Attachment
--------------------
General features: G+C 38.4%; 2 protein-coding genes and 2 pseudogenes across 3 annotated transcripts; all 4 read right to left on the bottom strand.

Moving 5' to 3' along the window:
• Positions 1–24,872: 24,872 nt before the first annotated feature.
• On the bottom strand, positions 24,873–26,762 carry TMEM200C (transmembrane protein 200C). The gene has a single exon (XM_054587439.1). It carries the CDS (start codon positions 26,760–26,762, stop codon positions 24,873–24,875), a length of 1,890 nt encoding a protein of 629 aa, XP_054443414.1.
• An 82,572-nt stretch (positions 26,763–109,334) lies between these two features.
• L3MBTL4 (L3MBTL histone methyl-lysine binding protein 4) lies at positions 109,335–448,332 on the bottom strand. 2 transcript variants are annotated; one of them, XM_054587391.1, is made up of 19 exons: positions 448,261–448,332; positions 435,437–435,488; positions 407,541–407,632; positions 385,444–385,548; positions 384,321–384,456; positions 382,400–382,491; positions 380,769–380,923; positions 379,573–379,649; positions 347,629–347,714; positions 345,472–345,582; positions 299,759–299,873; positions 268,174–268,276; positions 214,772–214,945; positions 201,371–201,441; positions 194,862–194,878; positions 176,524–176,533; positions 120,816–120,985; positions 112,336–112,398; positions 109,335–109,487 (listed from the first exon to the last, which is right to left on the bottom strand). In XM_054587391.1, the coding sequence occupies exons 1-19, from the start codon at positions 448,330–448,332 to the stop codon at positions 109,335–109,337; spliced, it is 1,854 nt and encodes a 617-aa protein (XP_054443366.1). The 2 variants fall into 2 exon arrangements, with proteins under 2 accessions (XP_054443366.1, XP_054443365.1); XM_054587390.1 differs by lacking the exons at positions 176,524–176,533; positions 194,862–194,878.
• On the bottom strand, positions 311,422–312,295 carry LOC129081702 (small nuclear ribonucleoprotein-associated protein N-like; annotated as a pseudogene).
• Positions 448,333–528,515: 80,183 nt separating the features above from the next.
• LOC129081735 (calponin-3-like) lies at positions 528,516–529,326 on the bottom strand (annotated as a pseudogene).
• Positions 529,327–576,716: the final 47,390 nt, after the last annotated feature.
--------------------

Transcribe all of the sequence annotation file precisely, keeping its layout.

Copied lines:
General features: G+C 38.4%; 2 protein-coding genes and 2 pseudogenes across 3 annotated transcripts; all 4 read right to left on the bottom strand.

Moving 5' to 3' along the window:
• Positions 1–24,872: 24,872 nt before the first annotated feature.
• On the bottom strand, positions 24,873–26,762 carry TMEM200C (transmembrane protein 200C). The gene has a single exon (XM_054587439.1). It carries the CDS (start codon positions 26,760–26,762, stop codon positions 24,873–24,875), a length of 1,890 nt encoding a protein of 629 aa, XP_054443414.1.
• An 82,572-nt stretch (positions 26,763–109,334) lies between these two features.
• L3MBTL4 (L3MBTL histone methyl-lysine binding protein 4) lies at positions 109,335–448,332 on the bottom strand. 2 transcript variants are annotated; one of them, XM_054587391.1, is made up of 19 exons: positions 448,261–448,332; positions 435,437–435,488; positions 407,541–407,632; positions 385,444–385,548; positions 384,321–384,456; positions 382,400–382,491; positions 380,769–380,923; positions 379,573–379,649; positions 347,629–347,714; positions 345,472–345,582; positions 299,759–299,873; positions 268,174–268,276; positions 214,772–214,945; positions 201,371–201,441; positions 194,862–194,878; positions 176,524–176,533; positions 120,816–120,985; positions 112,336–112,398; positions 109,335–109,487 (listed from the first exon to the last, which is right to left on the bottom strand). In XM_054587391.1, the coding sequence occupies exons 1-19, from the start codon at positions 448,330–448,332 to the stop codon at positions 109,335–109,337; spliced, it is 1,854 nt and encodes a 617-aa protein (XP_054443366.1). The 2 variants fall into 2 exon arrangements, with proteins under 2 accessions (XP_054443366.1, XP_054443365.1); XM_054587390.1 differs by lacking the exons at positions 176,524–176,533; positions 194,862–194,878.
• On the bottom strand, positions 311,422–312,295 carry LOC129081702 (small nuclear ribonucleoprotein-associated protein N-like; annotated as a pseudogene).
• Positions 448,333–528,515: 80,183 nt separating the features above from the next.
• LOC129081735 (calponin-3-like) lies at positions 528,516–529,326 on the bottom strand (annotated as a pseudogene).
• Positions 529,327–576,716: the final 47,390 nt, after the last annotated feature.